On the Friday before commencement, like the rest of faculty and staff (and probably students for that matter), I sat at home gearing myself up for yet another on-campus, end-of-the-year event. This one was the Multicultural Celebration at Butler Church. My wife, Karen, and I grabbed a quick bite to eat, locked up the house and began walking to my last scheduled function before Saturday’s graduation ceremony at Selland Arena. You may already be able to deduce that my heart may not have been in the right place that night. My introverted fatigue (yes, I am an introvert—most people would never guess that) was shouting at me to take a rain check and just pass on this one. I chose to push through, and boy am I glad that I did.
When I arrived, I was greeted by a room full of visibly excited and ostensibly elated students and their families. I was drawn in immediately. Bre Wyse showed me to my seat up in the front of the room and sat me next to our amazing student body president that I’ve had such a wonderful time getting to know and work closely with over the course of the past four years. Veronica Mendez Garcia welcomed me with a smile and a friendly hello (since she’s a public figure around these parts, I feel comfortable mentioning her by name). I felt honored to be sharing a row with her. She is the epitome of a “transformed” FPU student. The Veronica of four years ago showed but faint glimmers of this poised, confident, professional, ready-to-address-an-audience woman that I witnessed that night. My heart swelled as I considered the number of folks on this campus that invested mightily into Veronica to help tease out all the God-given potential that was simmering just below the surface. She connected wonderfully to the room and truly motivated through her brief soliloquy.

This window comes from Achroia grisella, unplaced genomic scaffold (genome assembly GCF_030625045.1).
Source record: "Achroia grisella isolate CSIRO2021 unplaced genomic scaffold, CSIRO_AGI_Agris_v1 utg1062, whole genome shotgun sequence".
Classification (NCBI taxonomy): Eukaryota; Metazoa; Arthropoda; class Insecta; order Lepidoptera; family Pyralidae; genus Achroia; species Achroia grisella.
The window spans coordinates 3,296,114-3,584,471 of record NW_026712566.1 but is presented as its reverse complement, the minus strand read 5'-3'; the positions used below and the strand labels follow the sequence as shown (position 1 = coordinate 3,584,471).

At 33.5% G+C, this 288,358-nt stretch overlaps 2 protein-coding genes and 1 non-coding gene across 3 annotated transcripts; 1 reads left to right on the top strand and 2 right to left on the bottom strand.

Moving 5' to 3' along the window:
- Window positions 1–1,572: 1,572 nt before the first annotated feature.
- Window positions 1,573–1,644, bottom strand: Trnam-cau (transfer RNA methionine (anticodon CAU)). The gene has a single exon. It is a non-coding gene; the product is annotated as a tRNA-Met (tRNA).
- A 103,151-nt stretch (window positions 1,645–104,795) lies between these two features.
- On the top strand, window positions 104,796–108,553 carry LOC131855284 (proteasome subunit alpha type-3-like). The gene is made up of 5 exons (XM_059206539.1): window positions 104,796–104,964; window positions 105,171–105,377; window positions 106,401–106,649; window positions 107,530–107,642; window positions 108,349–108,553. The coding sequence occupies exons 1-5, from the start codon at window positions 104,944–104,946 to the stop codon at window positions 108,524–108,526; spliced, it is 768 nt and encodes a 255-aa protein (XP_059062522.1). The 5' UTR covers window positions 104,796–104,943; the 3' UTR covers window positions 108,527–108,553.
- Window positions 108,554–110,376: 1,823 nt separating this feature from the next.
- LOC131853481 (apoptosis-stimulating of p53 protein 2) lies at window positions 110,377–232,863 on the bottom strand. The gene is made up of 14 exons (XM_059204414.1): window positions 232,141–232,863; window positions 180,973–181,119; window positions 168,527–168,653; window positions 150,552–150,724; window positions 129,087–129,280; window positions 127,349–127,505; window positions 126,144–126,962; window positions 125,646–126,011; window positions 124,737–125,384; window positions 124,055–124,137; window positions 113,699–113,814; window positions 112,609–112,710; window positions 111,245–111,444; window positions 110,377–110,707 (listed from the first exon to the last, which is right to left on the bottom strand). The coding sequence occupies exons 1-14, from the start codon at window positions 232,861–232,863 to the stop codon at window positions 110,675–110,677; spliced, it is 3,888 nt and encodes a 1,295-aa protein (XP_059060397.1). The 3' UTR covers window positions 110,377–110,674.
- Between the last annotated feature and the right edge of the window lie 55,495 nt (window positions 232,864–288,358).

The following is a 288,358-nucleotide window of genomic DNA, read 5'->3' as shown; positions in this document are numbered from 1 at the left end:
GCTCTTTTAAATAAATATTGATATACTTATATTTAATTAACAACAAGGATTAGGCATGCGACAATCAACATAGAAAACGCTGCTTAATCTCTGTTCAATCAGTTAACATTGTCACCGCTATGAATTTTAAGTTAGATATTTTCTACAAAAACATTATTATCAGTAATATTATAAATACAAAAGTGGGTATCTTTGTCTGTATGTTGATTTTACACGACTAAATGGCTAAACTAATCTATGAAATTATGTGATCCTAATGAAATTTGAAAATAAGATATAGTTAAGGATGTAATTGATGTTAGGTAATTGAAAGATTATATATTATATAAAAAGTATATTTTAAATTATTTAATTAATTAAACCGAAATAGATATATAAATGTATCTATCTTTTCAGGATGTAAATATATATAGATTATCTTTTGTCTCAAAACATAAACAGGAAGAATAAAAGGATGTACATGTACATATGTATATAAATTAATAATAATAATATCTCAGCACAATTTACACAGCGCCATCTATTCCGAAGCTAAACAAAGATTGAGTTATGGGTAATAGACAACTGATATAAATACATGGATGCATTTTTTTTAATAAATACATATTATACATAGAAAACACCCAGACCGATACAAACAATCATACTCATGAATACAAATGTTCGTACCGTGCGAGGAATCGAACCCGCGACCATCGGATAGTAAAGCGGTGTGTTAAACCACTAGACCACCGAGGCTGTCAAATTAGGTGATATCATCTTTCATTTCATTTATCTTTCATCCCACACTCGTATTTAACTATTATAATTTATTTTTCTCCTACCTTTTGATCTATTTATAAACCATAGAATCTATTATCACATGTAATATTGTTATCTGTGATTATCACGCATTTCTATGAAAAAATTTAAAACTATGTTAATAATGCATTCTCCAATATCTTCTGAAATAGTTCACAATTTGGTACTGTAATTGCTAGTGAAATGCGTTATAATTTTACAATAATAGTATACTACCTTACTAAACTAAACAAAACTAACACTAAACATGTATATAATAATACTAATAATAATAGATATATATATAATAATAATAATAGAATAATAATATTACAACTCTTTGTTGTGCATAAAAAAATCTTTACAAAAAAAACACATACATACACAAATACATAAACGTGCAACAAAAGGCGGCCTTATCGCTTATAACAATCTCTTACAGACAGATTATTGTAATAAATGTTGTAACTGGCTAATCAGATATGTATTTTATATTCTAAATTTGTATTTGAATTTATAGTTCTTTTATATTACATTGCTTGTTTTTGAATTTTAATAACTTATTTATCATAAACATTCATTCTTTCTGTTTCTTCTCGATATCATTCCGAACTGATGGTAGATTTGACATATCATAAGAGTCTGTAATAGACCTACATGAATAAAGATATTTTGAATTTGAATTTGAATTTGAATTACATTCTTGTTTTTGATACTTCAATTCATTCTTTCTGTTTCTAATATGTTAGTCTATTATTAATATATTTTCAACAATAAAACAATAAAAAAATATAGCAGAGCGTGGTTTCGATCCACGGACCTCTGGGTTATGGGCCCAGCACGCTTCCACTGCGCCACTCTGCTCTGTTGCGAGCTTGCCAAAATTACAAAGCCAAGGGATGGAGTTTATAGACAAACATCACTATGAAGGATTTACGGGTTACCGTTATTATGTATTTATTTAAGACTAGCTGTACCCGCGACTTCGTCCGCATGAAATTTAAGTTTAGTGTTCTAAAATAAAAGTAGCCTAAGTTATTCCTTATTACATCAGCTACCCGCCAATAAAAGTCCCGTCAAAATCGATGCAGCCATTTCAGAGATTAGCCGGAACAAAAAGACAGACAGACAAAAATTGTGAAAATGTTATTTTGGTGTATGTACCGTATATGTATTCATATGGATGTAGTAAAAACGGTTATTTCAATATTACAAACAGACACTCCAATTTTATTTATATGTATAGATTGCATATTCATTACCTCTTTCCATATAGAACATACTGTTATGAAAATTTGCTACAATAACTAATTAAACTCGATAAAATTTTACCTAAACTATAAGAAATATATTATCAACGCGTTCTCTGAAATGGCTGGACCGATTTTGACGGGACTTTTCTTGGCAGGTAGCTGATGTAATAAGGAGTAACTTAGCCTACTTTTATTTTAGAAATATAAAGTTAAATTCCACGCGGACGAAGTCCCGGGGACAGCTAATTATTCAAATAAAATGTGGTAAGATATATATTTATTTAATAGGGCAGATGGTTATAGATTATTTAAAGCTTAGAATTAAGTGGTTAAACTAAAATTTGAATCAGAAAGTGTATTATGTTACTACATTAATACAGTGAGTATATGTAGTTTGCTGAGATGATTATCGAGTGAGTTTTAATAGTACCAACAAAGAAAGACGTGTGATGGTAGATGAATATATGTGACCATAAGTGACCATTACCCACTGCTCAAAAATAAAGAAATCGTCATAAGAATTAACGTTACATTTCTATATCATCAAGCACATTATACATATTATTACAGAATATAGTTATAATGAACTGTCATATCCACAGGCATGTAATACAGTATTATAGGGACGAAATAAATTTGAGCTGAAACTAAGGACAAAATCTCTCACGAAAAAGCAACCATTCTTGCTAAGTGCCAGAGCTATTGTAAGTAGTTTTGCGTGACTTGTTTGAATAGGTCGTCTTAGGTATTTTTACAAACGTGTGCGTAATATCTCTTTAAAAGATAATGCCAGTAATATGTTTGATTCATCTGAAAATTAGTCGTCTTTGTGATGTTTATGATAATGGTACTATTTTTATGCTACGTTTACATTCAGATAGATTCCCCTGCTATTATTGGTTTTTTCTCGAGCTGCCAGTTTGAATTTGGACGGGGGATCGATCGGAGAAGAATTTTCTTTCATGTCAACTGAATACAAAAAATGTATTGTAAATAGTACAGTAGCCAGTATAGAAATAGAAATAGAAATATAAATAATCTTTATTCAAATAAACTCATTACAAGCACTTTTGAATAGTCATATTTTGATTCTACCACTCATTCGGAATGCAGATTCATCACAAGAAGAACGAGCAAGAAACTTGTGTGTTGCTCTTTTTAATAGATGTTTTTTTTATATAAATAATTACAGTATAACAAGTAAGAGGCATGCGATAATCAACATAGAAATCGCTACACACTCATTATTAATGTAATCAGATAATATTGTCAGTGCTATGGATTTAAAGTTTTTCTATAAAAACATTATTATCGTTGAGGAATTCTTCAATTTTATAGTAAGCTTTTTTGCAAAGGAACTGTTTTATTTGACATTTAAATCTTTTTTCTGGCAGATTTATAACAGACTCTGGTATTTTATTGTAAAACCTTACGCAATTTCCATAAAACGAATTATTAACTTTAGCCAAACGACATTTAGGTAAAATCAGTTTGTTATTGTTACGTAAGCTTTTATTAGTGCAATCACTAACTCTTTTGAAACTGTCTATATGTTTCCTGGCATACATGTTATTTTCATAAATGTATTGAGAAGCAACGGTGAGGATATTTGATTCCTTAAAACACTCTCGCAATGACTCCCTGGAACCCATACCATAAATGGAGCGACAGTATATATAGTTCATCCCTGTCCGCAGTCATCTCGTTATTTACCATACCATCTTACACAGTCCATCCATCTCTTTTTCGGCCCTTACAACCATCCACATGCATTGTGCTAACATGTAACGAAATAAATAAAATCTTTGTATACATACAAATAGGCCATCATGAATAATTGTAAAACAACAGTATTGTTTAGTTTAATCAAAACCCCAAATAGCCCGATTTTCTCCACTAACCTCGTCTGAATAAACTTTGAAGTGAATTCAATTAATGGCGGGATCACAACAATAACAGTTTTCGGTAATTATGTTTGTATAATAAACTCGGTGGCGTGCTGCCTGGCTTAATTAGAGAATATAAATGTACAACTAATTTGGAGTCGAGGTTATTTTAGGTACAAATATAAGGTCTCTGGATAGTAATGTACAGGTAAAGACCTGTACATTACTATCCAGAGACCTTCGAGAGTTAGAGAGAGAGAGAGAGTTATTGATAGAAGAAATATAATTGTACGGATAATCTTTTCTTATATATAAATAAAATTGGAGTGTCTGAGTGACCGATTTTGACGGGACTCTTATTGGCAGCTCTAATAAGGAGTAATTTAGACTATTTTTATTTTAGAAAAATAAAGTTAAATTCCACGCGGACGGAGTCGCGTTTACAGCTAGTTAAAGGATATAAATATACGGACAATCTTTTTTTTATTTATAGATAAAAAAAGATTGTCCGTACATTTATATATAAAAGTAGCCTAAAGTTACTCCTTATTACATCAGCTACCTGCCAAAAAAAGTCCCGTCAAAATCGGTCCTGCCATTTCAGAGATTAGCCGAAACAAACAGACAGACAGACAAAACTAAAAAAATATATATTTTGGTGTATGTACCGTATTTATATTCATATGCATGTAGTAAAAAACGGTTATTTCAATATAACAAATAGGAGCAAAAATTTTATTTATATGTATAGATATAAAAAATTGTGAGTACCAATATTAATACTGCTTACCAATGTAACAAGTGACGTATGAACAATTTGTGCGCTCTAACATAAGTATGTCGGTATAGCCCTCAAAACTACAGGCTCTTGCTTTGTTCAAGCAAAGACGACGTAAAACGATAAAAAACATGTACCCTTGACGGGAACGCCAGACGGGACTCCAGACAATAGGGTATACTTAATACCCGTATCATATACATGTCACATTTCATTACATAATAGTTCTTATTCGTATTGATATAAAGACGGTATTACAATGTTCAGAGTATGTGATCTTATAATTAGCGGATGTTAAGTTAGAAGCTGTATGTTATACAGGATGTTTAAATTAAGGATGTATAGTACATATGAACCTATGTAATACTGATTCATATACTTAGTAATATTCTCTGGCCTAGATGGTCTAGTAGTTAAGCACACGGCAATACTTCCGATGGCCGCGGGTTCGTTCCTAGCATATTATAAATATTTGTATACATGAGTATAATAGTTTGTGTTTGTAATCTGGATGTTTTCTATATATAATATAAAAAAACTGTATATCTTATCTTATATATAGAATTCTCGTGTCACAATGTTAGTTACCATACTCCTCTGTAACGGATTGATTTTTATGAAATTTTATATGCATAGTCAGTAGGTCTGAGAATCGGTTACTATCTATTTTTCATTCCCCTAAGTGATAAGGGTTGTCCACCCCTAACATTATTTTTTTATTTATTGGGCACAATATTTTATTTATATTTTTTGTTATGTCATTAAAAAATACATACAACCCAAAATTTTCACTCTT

As the ceremony went on, a young man spoke about how he had overcome numerous obstacles during his journey and that, as a first-generation student, he managed to pull though to be the first person in his family to hold a bachelor’s degree. I was fairly certain I heard what amounted to be the FPU equivalent of a “yo, Adrian, we did it”-like proclamation from the student to his peers in the room. At this point, if there was a dry eye in the house, I wouldn’t have been able to ascertain it through my, what must have been, dust-induced moist eyes. Go figure it would get so dusty in the worship center at just this time.
As the program drew towards the end, a young woman who four years ago happened to be in a CP152 First-Year Seminar course with one of the best instructors the FPU Collegium has ever witnessed (I’ll give you one guess who—OK, it was me), recited a beautiful prayer in Spanish over the audience. Her composure, grace and eloquence were acknowledged by all. How had this student matured so much in four years? She truly is such a tremendous example of the type of scholar/citizen that blesses us for four years and then goes out to make a profound impact on the world.
The night couldn’t have been more perfect for me. Celebrating these monumental achievements with these magnificent students reinvigorated my heart and made me so incredibly excited to be attending commencement the next day. I was mindful of the notion that those of us who get the privilege to engage with these students are richly blessed by this experience. We meet them well into their developmental journey and God graciously permits us the privilege of walking with them for a brief season of life.
We—the instructors, coaches, mentors, advisors, supervisors and friends—not only teach but also get to learn with our students AND through them. Purposeful transformation, I’ve discovered, takes place in all of us through this profound educational ecosystem called FPU. I remain humbled and honored that God has chosen me to be a participant. The Multicultural Celebration was a welcome and beautiful reminder of just how fortunate we are to do this work.